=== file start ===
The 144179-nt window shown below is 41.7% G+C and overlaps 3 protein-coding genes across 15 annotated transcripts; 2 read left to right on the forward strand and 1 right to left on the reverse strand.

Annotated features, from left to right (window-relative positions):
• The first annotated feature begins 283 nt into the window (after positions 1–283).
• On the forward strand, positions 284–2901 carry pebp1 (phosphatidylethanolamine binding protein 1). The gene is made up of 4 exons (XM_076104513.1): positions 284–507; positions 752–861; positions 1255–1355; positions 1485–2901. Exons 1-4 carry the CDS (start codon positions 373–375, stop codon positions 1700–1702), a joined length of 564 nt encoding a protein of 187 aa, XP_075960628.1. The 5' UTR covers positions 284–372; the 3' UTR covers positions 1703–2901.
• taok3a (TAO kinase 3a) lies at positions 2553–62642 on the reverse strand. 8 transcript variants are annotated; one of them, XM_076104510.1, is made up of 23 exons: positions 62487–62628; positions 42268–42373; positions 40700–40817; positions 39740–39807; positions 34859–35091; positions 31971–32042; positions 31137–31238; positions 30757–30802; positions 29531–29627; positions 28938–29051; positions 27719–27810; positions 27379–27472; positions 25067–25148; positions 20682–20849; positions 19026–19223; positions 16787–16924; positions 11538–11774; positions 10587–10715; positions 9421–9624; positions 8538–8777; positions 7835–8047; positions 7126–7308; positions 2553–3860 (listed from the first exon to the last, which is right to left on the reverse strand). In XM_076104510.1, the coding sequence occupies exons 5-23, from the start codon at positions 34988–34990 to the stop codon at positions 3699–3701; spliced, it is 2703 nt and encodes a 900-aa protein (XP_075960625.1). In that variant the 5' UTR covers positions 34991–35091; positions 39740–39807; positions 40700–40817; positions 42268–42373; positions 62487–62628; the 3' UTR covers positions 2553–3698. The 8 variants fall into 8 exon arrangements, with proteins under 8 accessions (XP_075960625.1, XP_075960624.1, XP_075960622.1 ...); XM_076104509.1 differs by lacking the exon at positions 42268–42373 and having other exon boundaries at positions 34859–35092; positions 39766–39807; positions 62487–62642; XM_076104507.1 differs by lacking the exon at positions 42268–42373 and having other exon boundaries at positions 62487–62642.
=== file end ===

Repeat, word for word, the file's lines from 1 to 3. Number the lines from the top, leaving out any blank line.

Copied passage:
The 144179-nt window shown below is 41.7% G+C and overlaps 3 protein-coding genes across 15 annotated transcripts; 2 read left to right on the forward strand and 1 right to left on the reverse strand.

Annotated features, from left to right (window-relative positions):
• The first annotated feature begins 283 nt into the window (after positions 1–283).